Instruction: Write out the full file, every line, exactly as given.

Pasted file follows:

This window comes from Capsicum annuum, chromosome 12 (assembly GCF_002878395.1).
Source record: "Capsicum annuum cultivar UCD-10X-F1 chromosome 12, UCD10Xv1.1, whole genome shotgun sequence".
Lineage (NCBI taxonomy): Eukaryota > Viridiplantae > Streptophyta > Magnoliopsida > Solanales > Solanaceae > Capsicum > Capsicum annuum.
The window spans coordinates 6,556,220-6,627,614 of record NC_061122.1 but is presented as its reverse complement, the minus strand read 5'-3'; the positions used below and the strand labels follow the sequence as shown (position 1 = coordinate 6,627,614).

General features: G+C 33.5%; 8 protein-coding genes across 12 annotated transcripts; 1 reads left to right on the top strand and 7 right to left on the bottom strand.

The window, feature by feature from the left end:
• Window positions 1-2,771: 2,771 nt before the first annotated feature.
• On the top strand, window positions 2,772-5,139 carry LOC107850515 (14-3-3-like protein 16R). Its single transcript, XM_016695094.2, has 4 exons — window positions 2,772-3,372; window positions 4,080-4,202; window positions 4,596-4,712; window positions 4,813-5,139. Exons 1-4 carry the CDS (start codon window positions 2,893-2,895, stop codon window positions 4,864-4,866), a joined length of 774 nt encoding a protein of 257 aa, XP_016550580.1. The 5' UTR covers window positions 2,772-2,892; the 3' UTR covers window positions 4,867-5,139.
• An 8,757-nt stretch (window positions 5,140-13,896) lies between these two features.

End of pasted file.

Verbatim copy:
This window comes from Capsicum annuum, chromosome 12 (assembly GCF_002878395.1).
Source record: "Capsicum annuum cultivar UCD-10X-F1 chromosome 12, UCD10Xv1.1, whole genome shotgun sequence".
Lineage (NCBI taxonomy): Eukaryota > Viridiplantae > Streptophyta > Magnoliopsida > Solanales > Solanaceae > Capsicum > Capsicum annuum.
The window spans coordinates 6,556,220-6,627,614 of record NC_061122.1 but is presented as its reverse complement, the minus strand read 5'-3'; the positions used below and the strand labels follow the sequence as shown (position 1 = coordinate 6,627,614).

General features: G+C 33.5%; 8 protein-coding genes across 12 annotated transcripts; 1 reads left to right on the top strand and 7 right to left on the bottom strand.

The window, feature by feature from the left end:
• Window positions 1-2,771: 2,771 nt before the first annotated feature.
• On the top strand, window positions 2,772-5,139 carry LOC107850515 (14-3-3-like protein 16R). Its single transcript, XM_016695094.2, has 4 exons — window positions 2,772-3,372; window positions 4,080-4,202; window positions 4,596-4,712; window positions 4,813-5,139. Exons 1-4 carry the CDS (start codon window positions 2,893-2,895, stop codon window positions 4,864-4,866), a joined length of 774 nt encoding a protein of 257 aa, XP_016550580.1. The 5' UTR covers window positions 2,772-2,892; the 3' UTR covers window positions 4,867-5,139.
• An 8,757-nt stretch (window positions 5,140-13,896) lies between these two features.